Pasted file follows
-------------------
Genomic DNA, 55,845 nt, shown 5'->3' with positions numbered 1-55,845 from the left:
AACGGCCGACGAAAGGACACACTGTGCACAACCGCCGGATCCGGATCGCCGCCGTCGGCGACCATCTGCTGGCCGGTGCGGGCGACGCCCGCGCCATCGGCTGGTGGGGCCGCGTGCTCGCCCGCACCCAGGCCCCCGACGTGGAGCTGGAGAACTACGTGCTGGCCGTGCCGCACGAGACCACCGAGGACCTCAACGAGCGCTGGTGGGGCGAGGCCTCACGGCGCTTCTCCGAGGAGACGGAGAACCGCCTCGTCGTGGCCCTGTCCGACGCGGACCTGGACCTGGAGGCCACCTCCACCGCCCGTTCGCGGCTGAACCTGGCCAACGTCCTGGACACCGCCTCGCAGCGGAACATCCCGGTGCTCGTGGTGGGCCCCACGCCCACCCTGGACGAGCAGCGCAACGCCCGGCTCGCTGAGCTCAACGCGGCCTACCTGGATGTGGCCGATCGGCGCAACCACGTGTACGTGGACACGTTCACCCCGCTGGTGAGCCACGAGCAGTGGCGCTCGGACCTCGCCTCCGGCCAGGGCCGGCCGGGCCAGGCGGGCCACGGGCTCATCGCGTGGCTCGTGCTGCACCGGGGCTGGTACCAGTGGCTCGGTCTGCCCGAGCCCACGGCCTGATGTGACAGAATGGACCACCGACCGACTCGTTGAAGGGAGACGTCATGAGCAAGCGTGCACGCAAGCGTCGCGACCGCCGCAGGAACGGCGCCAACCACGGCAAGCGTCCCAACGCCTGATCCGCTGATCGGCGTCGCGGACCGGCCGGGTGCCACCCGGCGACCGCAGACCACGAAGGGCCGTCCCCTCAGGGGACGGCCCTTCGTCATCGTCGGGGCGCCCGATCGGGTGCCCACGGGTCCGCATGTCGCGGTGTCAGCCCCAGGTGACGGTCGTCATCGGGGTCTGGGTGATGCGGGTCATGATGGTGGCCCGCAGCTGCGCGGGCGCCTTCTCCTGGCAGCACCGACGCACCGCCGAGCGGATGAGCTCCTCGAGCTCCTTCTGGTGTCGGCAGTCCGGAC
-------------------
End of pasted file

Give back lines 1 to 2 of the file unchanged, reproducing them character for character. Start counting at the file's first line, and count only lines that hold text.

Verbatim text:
Genomic DNA, 55,845 nt, shown 5'->3' with positions numbered 1-55,845 from the left:
AACGGCCGACGAAAGGACACACTGTGCACAACCGCCGGATCCGGATCGCCGCCGTCGGCGACCATCTGCTGGCCGGTGCGGGCGACGCCCGCGCCATCGGCTGGTGGGGCCGCGTGCTCGCCCGCACCCAGGCCCCCGACGTGGAGCTGGAGAACTACGTGCTGGCCGTGCCGCACGAGACCACCGAGGACCTCAACGAGCGCTGGTGGGGCGAGGCCTCACGGCGCTTCTCCGAGGAGACGGAGAACCGCCTCGTCGTGGCCCTGTCCGACGCGGACCTGGACCTGGAGGCCACCTCCACCGCCCGTTCGCGGCTGAACCTGGCCAACGTCCTGGACACCGCCTCGCAGCGGAACATCCCGGTGCTCGTGGTGGGCCCCACGCCCACCCTGGACGAGCAGCGCAACGCCCGGCTCGCTGAGCTCAACGCGGCCTACCTGGATGTGGCCGATCGGCGCAACCACGTGTACGTGGACACGTTCACCCCGCTGGTGAGCCACGAGCAGTGGCGCTCGGACCTCGCCTCCGGCCAGGGCCGGCCGGGCCAGGCGGGCCACGGGCTCATCGCGTGGCTCGTGCTGCACCGGGGCTGGTACCAGTGGCTCGGTCTGCCCGAGCCCACGGCCTGATGTGACAGAATGGACCACCGACCGACTCGTTGAAGGGAGACGTCATGAGCAAGCGTGCACGCAAGCGTCGCGACCGCCGCAGGAACGGCGCCAACCACGGCAAGCGTCCCAACGCCTGATCCGCTGATCGGCGTCGCGGACCGGCCGGGTGCCACCCGGCGACCGCAGACCACGAAGGGCCGTCCCCTCAGGGGACGGCCCTTCGTCATCGTCGGGGCGCCCGATCGGGTGCCCACGGGTCCGCATGTCGCGGTGTCAGCCCCAGGTGACGGTCGTCATCGGGGTCTGGGTGATGCGGGTCATGATGGTGGCCCGCAGCTGCGCGGGCGCCTTCTCCTGGCAGCACCGACGCACCGCCGAGCGGATGAGCTCCTCGAGCTCCTTCTGGTGTCGGCAGTCCGGAC